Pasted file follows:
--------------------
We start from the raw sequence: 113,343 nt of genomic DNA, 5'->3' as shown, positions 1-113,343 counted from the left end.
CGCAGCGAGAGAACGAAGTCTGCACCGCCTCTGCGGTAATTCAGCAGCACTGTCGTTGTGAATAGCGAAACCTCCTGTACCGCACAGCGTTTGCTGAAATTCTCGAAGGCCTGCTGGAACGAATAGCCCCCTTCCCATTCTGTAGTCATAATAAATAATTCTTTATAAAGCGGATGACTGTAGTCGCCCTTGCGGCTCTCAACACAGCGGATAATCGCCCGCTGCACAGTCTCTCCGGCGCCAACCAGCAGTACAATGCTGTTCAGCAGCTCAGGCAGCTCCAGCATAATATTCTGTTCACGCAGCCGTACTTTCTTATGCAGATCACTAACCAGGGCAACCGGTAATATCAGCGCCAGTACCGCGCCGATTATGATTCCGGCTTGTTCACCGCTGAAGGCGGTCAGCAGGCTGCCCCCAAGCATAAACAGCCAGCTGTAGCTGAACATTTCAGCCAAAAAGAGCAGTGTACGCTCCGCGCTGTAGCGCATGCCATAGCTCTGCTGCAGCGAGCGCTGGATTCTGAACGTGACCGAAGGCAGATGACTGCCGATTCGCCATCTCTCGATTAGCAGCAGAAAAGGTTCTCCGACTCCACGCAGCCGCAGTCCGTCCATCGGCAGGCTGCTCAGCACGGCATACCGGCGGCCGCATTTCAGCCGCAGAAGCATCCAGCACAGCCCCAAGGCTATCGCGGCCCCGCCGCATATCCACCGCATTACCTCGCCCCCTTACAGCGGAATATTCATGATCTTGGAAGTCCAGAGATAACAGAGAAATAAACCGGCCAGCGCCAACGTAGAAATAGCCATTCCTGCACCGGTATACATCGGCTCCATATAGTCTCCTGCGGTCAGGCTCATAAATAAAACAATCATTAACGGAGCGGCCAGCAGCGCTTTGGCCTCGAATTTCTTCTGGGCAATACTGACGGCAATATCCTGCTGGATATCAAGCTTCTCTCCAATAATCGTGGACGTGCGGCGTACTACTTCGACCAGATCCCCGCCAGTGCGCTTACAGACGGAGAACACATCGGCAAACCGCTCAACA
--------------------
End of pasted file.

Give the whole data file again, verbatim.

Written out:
We start from the raw sequence: 113,343 nt of genomic DNA, 5'->3' as shown, positions 1-113,343 counted from the left end.
CGCAGCGAGAGAACGAAGTCTGCACCGCCTCTGCGGTAATTCAGCAGCACTGTCGTTGTGAATAGCGAAACCTCCTGTACCGCACAGCGTTTGCTGAAATTCTCGAAGGCCTGCTGGAACGAATAGCCCCCTTCCCATTCTGTAGTCATAATAAATAATTCTTTATAAAGCGGATGACTGTAGTCGCCCTTGCGGCTCTCAACACAGCGGATAATCGCCCGCTGCACAGTCTCTCCGGCGCCAACCAGCAGTACAATGCTGTTCAGCAGCTCAGGCAGCTCCAGCATAATATTCTGTTCACGCAGCCGTACTTTCTTATGCAGATCACTAACCAGGGCAACCGGTAATATCAGCGCCAGTACCGCGCCGATTATGATTCCGGCTTGTTCACCGCTGAAGGCGGTCAGCAGGCTGCCCCCAAGCATAAACAGCCAGCTGTAGCTGAACATTTCAGCCAAAAAGAGCAGTGTACGCTCCGCGCTGTAGCGCATGCCATAGCTCTGCTGCAGCGAGCGCTGGATTCTGAACGTGACCGAAGGCAGATGACTGCCGATTCGCCATCTCTCGATTAGCAGCAGAAAAGGTTCTCCGACTCCACGCAGCCGCAGTCCGTCCATCGGCAGGCTGCTCAGCACGGCATACCGGCGGCCGCATTTCAGCCGCAGAAGCATCCAGCACAGCCCCAAGGCTATCGCGGCCCCGCCGCATATCCACCGCATTACCTCGCCCCCTTACAGCGGAATATTCATGATCTTGGAAGTCCAGAGATAACAGAGAAATAAACCGGCCAGCGCCAACGTAGAAATAGCCATTCCTGCACCGGTATACATCGGCTCCATATAGTCTCCTGCGGTCAGGCTCATAAATAAAACAATCATTAACGGAGCGGCCAGCAGCGCTTTGGCCTCGAATTTCTTCTGGGCAATACTGACGGCAATATCCTGCTGGATATCAAGCTTCTCTCCAATAATCGTGGACGTGCGGCGTACTACTTCGACCAGATCCCCGCCAGTGCGCTTACAGACGGAGAACACATCGGCAAACCGCTCAACA